Coating process creates protective layer.
The primary function of Ultra-fast and Large-scale Boriding, developed by Argonne National Laboratory (Argonne, Ill.), Istanbul Technical University (Istanbul), and Bodycote Thermal Processing (Chicago), is to quickly convert the outer surfaces of metallic parts and components into a thick, hard boride layer, which can increase resistance to wear, abrasion, erosion, scuffing, and corrosion failures. The process increases surface hardness by factors of 3 to 10. The process can achieve a thick, uniform boride layer of more than 200 [micro]m in steels after treatment times of three to four hours.
The process is ideal for the treatment of iron and steel-based materials; it can also be used for the treatment of many non-ferrous metals and their alloys, intermetallics, cemented carbides, and cermets.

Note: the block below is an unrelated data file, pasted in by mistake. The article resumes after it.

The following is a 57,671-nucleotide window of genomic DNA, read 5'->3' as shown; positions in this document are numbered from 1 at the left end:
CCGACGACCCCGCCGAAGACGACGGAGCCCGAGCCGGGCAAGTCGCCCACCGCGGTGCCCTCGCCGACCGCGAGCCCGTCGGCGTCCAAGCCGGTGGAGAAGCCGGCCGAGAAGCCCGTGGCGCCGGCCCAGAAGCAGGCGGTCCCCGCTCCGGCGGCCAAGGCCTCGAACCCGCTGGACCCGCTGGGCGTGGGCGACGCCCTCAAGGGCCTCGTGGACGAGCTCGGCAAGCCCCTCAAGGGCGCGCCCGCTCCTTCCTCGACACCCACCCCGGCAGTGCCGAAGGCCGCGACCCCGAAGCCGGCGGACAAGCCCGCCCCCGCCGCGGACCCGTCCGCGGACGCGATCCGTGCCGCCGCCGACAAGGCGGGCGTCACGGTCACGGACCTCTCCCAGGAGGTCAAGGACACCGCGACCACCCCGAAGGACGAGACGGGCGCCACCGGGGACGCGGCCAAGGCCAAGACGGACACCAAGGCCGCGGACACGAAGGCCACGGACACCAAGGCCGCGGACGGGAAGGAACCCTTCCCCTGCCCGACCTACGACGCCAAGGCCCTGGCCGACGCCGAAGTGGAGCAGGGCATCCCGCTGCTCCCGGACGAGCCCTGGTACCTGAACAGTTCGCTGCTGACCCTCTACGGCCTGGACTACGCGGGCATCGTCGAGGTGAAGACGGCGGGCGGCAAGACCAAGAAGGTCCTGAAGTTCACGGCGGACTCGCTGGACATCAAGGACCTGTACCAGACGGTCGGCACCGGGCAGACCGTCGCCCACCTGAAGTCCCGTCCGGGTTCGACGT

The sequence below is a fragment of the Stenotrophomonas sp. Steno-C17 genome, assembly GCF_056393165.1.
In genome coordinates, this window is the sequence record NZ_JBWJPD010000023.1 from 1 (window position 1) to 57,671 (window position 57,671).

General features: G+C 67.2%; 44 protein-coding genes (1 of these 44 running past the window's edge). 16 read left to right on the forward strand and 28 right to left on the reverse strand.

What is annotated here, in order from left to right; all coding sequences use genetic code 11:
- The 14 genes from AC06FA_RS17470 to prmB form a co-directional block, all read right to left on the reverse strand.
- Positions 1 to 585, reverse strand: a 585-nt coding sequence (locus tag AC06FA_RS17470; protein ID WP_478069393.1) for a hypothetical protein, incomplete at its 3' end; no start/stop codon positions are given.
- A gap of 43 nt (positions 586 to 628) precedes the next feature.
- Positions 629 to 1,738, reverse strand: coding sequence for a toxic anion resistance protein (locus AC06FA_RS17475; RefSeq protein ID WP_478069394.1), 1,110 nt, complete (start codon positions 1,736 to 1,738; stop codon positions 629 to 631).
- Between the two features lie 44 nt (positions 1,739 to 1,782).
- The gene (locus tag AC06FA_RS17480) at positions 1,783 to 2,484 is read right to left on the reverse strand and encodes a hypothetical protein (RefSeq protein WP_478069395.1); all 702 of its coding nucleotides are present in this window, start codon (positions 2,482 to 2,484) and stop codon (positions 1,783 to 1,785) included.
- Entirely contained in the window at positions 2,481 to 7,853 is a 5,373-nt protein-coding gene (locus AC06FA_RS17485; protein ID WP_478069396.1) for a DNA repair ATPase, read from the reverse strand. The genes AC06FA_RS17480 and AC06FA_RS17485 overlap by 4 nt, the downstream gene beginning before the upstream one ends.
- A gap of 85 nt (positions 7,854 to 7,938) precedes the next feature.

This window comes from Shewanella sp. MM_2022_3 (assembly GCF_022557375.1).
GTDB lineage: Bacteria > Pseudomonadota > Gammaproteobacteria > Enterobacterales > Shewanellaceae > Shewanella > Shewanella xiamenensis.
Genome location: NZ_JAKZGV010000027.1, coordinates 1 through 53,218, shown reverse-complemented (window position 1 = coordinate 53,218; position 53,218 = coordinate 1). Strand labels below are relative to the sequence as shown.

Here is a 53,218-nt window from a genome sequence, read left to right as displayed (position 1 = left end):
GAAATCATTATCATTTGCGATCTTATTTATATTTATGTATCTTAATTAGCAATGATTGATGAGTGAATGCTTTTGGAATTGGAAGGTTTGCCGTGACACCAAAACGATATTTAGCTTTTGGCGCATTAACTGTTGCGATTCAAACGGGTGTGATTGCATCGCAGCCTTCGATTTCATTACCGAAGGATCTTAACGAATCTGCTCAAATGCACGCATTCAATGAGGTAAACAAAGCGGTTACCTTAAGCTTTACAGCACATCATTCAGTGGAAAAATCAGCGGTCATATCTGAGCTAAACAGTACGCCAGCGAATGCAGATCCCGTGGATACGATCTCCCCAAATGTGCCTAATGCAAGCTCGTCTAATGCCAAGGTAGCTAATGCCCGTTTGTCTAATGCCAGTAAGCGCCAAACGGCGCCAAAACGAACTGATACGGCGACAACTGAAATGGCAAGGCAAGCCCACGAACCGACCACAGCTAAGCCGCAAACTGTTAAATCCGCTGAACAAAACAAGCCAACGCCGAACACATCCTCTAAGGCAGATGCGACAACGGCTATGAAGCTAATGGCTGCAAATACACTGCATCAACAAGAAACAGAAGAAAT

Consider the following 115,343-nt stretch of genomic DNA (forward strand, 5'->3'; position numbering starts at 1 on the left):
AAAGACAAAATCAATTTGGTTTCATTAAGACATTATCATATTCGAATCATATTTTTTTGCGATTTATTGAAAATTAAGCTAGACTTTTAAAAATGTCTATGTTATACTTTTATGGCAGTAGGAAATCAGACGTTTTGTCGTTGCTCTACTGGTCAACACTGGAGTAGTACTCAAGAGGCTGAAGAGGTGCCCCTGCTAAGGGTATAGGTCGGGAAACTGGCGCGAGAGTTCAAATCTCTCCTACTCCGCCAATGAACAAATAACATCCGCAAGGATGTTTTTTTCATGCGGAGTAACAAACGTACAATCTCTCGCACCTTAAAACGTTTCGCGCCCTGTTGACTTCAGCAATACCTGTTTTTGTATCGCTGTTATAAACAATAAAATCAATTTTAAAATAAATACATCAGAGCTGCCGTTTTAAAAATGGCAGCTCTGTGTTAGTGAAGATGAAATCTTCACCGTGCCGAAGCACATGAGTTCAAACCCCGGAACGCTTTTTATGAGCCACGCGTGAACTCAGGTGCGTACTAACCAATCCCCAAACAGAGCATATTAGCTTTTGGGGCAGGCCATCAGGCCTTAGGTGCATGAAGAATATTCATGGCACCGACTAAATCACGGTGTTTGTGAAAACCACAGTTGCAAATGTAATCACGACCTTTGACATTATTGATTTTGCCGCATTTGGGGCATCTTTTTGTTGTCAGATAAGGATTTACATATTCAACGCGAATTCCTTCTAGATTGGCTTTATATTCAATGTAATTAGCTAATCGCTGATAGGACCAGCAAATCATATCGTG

The ultrafast boriding is done in a borax-based molten salt electrolyte using an electrochemical cell. The parts are attached to the cathode of the cell. When the power source is turned on, borax undergoes a series of dissociative reactions; the fundamental mechanisms that result in boron reduction or deposition on the cathode (or work pieces) occur from a series of sequential reactions. The furnace can treat thousands of industrial components in minutes, without creating any gaseous emissions or solid and/or liquid wastes.
* Argonne National Laboratory, www.anl.gov
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|Title Annotation:||Process Sciences Information Technologies|
|Publication:||R & D|
|Article Type:||Brief article|
|Date:||Sep 1, 2012|
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